It is tempting to leave behind a failing educational system whose public schools test our children to death destroying their love of learning in the process and whose higher education has largely become mass production factories which stamp out worker drones with a modicum of vocational training but limited capacities for critical thought. Most of Europe’s elementary and secondary international test scores surpass those of their American counterparts and many universities, while selectively admitting students, provide tuition-free higher educations to them. Their graduates do not emerge from four years of largely vocational training saddled in crippling debt. 

Of course Europe has its own problems. It faces the same surge of increasingly desperate immigrants seeking to escape a southern hemisphere cursed with natural resources and cannibalized by voracious northern hemisphere consumers. The news in Italy last summer was full of accounts of flimsy boats packed with human cargo disintegrating within sight of European shores, their occupants suddenly finding themselves in sea water but unable to swim even that short distance to the coast.

Europe’s monetary problems are also well known here in the US where corporate media are more than willing to report stories of austerity measures and resistance in places like Greece and Spain if for no other reason than to bolster consumer confidence in our own floundering and increasingly inequitable system. In some places like the UK, the corporatization of higher education and the consumerization of their student bodies increasingly mimic American practice. And ancient and even more recent class distinctions still hold European society within their grasp making social mobility largely impossible in many aspects of life there. 

A Prescient Framer 

 Over the past few years as I have struggled to decide what I should do with what remains of my life, I have often dreamed of escaping to Europe.  Geneva is a hub of international work on concerns I have served all my life: education, justice, religion. It is a vibrant city largely dominated by international banking with an exorbitant cost of living but whose side benefits are the ability to speak with people on the city buses in a wide range of languages about a wide range of subjects. What might a man with graduate degrees in law, religion and a doctorate combining the two who has varying degrees of proficiency in several languages find to do there?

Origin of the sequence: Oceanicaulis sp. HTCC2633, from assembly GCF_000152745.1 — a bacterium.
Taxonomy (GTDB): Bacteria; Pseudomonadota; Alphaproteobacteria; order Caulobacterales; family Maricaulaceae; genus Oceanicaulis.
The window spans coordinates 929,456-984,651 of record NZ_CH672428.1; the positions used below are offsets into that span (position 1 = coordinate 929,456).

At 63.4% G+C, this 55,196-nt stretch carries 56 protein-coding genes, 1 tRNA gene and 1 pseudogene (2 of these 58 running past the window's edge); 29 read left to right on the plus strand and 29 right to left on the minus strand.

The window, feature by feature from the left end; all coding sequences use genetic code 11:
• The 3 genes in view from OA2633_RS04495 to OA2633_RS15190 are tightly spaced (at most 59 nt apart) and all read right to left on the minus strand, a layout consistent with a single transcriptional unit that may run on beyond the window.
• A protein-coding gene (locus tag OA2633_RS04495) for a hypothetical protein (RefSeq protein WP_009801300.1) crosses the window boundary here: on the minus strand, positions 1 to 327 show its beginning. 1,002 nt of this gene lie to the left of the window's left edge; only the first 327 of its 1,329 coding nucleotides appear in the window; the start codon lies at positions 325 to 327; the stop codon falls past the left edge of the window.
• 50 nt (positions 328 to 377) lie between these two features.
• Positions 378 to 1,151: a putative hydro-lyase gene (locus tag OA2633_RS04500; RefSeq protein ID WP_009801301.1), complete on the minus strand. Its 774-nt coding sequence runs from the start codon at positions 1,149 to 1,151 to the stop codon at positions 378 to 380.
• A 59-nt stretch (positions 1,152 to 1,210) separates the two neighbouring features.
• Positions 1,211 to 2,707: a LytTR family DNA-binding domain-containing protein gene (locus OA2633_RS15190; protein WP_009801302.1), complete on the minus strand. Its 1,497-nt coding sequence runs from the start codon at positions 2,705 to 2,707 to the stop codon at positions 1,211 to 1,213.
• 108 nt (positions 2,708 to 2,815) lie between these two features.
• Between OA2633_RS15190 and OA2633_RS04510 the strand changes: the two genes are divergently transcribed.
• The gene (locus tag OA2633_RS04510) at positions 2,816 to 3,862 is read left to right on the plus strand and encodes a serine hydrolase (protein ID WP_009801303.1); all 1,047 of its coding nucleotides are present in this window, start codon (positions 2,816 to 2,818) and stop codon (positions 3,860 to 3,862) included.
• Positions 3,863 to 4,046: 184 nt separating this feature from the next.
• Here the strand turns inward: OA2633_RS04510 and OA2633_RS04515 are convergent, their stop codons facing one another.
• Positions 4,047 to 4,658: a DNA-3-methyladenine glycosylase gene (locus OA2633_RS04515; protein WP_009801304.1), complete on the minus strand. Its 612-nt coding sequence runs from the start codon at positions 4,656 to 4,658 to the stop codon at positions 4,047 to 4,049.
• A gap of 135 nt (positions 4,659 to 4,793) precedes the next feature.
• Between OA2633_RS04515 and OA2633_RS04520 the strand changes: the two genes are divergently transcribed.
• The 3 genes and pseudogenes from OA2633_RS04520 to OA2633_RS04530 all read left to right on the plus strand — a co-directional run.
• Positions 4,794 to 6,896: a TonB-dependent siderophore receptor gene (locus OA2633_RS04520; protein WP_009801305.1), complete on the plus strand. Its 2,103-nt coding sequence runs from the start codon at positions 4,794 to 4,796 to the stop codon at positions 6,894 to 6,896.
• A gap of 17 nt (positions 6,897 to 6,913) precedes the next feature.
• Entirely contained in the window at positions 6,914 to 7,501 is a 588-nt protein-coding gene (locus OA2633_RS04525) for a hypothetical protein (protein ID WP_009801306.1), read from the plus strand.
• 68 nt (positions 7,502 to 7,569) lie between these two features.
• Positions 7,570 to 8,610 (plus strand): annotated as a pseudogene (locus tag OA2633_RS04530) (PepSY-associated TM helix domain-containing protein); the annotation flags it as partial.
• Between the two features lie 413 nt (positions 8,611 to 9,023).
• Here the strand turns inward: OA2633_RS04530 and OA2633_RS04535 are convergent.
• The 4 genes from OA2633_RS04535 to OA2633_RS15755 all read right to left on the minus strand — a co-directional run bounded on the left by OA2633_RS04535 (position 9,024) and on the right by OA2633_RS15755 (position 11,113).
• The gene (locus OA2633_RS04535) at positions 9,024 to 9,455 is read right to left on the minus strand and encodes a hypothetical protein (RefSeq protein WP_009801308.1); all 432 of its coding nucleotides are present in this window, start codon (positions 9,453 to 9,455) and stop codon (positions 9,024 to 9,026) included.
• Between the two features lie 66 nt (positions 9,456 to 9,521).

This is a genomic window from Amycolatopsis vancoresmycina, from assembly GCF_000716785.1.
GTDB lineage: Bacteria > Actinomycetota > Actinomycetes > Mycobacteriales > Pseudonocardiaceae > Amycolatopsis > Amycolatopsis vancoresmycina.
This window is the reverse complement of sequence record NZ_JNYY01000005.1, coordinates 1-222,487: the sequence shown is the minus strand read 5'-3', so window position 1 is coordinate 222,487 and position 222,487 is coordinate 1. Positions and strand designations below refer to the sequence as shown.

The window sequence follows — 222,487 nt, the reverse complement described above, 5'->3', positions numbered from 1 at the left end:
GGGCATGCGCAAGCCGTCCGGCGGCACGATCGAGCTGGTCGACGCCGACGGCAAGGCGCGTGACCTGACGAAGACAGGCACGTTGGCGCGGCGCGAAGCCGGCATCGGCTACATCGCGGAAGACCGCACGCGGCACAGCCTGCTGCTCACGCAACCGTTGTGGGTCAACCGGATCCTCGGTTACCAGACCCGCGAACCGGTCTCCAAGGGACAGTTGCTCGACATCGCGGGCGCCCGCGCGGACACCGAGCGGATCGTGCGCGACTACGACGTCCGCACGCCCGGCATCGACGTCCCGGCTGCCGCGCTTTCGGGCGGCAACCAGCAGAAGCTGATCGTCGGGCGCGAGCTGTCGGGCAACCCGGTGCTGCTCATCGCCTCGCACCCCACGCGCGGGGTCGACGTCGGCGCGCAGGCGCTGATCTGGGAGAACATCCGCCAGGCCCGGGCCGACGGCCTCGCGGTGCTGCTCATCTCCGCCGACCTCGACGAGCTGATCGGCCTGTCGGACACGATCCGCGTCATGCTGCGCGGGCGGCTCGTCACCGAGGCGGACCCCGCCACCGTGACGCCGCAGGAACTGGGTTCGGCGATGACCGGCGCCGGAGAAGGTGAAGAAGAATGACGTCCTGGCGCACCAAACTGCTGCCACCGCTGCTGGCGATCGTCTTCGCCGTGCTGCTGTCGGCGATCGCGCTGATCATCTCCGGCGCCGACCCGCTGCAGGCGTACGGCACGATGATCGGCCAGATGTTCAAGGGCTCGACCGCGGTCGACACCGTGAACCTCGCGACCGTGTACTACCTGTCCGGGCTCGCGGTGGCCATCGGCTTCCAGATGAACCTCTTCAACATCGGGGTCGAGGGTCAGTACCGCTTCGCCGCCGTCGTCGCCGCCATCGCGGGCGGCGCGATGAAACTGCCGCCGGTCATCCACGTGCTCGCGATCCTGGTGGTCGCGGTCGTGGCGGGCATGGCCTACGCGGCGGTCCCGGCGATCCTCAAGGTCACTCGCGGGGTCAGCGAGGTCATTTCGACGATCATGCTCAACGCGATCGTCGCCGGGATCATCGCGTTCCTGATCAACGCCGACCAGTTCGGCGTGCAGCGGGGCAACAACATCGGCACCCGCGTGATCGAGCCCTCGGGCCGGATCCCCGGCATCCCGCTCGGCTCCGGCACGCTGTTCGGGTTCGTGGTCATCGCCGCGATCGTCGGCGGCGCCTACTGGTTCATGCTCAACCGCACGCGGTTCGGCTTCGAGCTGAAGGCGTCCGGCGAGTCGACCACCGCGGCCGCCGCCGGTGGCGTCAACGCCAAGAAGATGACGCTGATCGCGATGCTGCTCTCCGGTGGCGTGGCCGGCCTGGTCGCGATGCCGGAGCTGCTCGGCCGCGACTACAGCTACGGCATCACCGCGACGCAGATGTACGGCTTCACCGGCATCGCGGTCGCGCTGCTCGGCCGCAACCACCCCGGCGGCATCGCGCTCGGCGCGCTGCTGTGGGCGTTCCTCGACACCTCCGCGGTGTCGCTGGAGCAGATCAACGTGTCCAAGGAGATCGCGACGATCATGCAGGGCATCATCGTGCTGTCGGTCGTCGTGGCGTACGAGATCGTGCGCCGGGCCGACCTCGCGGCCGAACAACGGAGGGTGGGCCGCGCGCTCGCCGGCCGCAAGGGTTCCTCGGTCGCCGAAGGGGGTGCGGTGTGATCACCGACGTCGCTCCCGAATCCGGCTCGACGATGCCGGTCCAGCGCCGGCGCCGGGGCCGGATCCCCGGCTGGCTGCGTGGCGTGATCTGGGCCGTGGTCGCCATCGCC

And yet it is in the street cafés of Geneva where between my tortured French and the occasional bursts of Spanish and English I can more readily comprehend that I heard that question: “What in the hell is wrong with America?” It is a question that haunts me.

It is also a fair question. While Europeans may well pose it rhetorically out of a sense of cultural superiority, the context of the question – the shootings in Charleston of people at worship in a church – makes it impossible for this American and any of my countrymen and women who truly care about our country to ignore it. Churches have long been places of asylum. Their very precincts are seen as sacred. To turn such holy ground into a human slaughterhouse is truly an abomination. 

The events in Charleston reveal two of a number of malignancies within the American soul today: the cancer of racism and the cancer of gun violence. These two realities belie the many ideals that we as Americans celebrate this day. The former reminds us that while “liberty and justice for all” are our stated ideals, their achievement still lies in the future. The latter reminds us that we remain an adolescent society, focused on rights while ignoring the duties to others that flow from them. It reminds us that an individualism pursued at the expense of community can only result in isolation and atomization, a gaping hole in the soul that no amount of consumer goods can ever fill. 

James Madison’s Preamble has proven prescient as it spoke of our duty as Americans to pursue “a more perfect union.” On the one hand he was humble enough to reject the unlimited optimism of his own Enlightenment culture which suggested perfection was within the grasp of reason-driven human beings. On the other hand, he did not lapse into a determinism that let his countrymen and women off the hook for its imperfections as simply “the way things are.” While we may never achieve perfection in the pursuit of ideals we say we hold –a just society which promotes the general welfare of all of us and not the interests of the few at the expense of the many – we are always charged with the ongoing responsibility of seeking it.